Abdominal pain, fever, and anorexia are classical symptoms. Pain occurs in the upper abdomen at first. It then moves slowly and localizes to the right lower quadrant. In many cases, a fever of around 38°C is present.
2. Findings on physical examination Physical examination is the most useful method for diagnosing appendicitis and for determining whether an operation is necessary. Tenderness can be elicited at various points in the right lower quadrant of the abdomen, including McBurney’s, Lanz’s, and Munro’s points (Fig. 1). Among the indications for surgical treatment, the presence of peritoneal irritation is critical. Operation is indicated when Blumberg’s sign is positive (the pain elicited by steadily increasing pressure at the site of tenderness increases on abrupt release of the pressure), and when Rosenstein’s sign is elicited (tenderness in the right lower quadrant increases when the patient moves from the supine position to a recumbent posture on the left side). As a matter of course, the detection of abdominal muscular guarding and tenderne on rectal examination are among the surgical indications. McBurney’s point Lanz’s point Munro’s point
A. Catarrhal appendicitis The arrow indicates the long axis of the appendix.
B. Phlegmonous appendicitis The arrow indicates an indistinct layered structure
C. Gangrenous appendicitis The arrow indicates a fecalith
3. Laboratory tests
The white blood cell count (WBC) and CRP are of diagnostic value. The WBC usually exceeds 10,000/mm3. In severe cases associated with diffuse peritonitis, however, the WBC may be decreased rather than increased, so care must be taken. Although the CRP rises in appendicitis, the increase is not necessarily associated with the severity of inflammation.
4. Imaging diagnosis
Plain abdominal radiographs show no particular evidence of appendicitis. If an air-fluid level is seen in the lower abdomen, however, localized peritonitis should be suspected. Ultrasonography and CT scanning are of diagnostic value, and provide useful information for determining whether or not appendectomy is necessary.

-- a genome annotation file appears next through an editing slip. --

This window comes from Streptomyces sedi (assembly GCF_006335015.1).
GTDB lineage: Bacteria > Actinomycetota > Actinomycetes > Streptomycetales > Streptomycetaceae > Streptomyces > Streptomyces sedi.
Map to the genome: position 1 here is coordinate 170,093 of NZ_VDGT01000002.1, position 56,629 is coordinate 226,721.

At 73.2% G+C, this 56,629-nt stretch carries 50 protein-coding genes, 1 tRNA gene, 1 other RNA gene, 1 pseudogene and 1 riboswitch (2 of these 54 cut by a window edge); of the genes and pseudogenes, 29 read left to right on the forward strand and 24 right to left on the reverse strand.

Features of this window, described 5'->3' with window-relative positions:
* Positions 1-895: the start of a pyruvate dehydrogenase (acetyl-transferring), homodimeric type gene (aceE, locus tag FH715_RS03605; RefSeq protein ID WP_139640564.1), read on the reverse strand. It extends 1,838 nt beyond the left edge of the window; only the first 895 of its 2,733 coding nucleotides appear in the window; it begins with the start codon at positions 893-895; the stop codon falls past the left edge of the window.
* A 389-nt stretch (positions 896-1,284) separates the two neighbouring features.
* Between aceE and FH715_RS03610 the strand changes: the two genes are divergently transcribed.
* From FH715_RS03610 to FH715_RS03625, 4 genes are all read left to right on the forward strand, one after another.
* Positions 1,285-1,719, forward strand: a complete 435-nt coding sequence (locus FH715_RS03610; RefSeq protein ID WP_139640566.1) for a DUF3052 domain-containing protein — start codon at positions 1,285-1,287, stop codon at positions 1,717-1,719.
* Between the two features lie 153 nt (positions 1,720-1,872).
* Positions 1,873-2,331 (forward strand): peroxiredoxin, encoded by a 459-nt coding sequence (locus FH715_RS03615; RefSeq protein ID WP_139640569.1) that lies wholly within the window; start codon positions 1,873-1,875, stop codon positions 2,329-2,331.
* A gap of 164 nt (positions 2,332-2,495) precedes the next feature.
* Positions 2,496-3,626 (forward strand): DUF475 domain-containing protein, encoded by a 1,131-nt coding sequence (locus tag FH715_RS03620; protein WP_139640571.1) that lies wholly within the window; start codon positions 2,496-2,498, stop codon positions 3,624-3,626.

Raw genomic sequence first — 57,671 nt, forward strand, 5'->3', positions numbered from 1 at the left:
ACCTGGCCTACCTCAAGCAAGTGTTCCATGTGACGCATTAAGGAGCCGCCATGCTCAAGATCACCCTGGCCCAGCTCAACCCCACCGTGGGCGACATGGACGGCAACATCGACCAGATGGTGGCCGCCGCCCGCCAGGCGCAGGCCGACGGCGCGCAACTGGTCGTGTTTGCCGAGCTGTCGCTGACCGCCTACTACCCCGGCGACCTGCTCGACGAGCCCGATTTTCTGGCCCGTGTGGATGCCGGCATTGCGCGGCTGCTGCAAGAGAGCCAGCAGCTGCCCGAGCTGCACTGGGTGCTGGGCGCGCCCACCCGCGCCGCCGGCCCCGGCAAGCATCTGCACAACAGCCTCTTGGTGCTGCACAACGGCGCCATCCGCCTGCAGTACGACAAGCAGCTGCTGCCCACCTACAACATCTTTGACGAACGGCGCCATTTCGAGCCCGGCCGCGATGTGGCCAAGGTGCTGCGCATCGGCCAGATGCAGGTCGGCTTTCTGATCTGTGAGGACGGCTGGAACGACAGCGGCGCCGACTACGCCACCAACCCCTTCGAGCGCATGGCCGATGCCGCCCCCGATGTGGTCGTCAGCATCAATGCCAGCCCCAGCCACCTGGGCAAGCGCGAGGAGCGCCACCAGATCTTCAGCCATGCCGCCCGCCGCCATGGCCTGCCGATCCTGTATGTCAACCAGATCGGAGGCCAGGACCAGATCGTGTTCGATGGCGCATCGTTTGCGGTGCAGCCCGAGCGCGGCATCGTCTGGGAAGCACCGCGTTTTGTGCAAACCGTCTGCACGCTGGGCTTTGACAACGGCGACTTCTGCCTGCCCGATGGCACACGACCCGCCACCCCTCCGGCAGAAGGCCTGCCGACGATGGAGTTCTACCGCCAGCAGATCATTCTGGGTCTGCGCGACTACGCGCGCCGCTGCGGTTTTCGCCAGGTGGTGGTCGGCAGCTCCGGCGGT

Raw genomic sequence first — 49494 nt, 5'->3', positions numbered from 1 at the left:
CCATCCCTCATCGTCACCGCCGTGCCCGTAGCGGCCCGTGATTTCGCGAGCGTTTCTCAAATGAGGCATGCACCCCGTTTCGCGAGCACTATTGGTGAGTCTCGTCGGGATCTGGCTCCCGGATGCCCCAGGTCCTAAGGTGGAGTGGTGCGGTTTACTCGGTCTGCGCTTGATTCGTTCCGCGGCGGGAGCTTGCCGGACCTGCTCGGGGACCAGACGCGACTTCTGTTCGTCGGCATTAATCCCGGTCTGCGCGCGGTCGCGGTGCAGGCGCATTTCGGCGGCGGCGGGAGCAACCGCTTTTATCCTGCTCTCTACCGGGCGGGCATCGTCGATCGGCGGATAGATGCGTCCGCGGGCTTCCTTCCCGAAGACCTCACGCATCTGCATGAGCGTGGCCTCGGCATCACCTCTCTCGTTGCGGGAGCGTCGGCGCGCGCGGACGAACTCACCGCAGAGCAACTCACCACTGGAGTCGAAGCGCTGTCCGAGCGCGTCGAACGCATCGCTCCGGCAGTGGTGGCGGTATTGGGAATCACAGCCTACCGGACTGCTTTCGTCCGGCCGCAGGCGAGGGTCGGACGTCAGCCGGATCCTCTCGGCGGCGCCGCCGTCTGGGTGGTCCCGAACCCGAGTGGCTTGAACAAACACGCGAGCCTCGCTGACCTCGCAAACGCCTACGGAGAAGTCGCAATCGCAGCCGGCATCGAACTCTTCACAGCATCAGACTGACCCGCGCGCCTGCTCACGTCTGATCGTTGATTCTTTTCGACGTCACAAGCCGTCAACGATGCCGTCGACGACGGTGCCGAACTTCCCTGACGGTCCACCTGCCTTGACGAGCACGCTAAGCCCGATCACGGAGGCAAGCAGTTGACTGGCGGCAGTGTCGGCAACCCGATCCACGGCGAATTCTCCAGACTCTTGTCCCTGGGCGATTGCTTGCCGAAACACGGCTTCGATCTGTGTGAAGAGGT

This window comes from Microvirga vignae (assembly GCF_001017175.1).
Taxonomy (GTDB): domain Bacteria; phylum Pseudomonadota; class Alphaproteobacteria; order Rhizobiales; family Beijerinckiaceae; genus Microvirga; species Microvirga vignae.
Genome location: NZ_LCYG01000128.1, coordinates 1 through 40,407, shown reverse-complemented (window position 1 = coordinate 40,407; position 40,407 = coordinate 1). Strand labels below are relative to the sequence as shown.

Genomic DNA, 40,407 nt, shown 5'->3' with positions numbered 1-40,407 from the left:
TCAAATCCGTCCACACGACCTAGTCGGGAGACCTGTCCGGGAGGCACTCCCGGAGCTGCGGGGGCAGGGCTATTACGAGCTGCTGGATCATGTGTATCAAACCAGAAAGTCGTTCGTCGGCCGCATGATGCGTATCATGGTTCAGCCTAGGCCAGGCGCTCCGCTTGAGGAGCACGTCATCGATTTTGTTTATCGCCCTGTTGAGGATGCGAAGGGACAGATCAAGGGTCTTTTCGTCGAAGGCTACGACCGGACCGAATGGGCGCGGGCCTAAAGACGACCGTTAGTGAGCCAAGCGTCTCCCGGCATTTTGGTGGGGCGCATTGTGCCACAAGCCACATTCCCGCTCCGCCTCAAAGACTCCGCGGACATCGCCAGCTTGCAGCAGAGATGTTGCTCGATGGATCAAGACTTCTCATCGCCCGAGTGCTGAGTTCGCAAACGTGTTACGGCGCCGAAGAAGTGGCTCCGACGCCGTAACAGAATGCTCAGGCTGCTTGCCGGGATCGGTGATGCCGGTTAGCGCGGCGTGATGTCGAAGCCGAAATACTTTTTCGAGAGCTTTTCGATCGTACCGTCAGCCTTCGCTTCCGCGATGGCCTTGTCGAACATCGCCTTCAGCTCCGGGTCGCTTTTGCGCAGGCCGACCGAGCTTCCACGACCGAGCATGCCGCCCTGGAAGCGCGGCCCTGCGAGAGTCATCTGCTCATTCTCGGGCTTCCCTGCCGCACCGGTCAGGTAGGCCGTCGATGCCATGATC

(1) Abdominal ultrasonography Because this minimally invasive examination is easy to perform and can be repeated, it is essential for diagnosing acute appendicitis. A normal appendix is usually not imaged by ultrasonography. When it is involved by inflammation and enlarges, however, it can be visualized. The features of appendicitis include hypertrophy of the appendiceal wall, disturbance of the normal layered structure, destruction of the wall, and purulent fluid or fecaliths within the appendiceal lumen.1) In catarrhal appendicitis, the wall of the appendix shows three layers, while this layered structure becomes unclear in phlegmonous appendicitis. No layered structure is depicted in the more advanced gangrenous appendicitis (Fig. 2). The periappendiceal accumulation of fluid suggests abscess formation secondary to perforation. A high periappendiceal echo suggests the aggregation of the omentum and other tissues that have been affected
by inflammation. If some of these findings are recognized, an operation is indicated. Kojima et al. divided appendicitis into three types depending on the ultrasonographic findings. 2) The classification depended on the features of the high echo bands representing the submucosal layer, as described by Yuasa et al. as well as the presence or absence of a visualized appendix and the length of the shorter diameter of the appendix (Table 1). The ultrasonographic pattern was type I in 76% of patients with catarrhal appendicitis, while it was type II in 82% of patients with phlegmonous appendicitis and type III in 94% of patients with gana
grenous appendicitis. They concluded that, the severity of appendicitis could be assessed by preoperative ultrasonography, so that unnecessary appendectomy could be avoided. As described above, ultrasonography is an indispensable modality because it can be used to both diagnose appendicitis and assess its severity.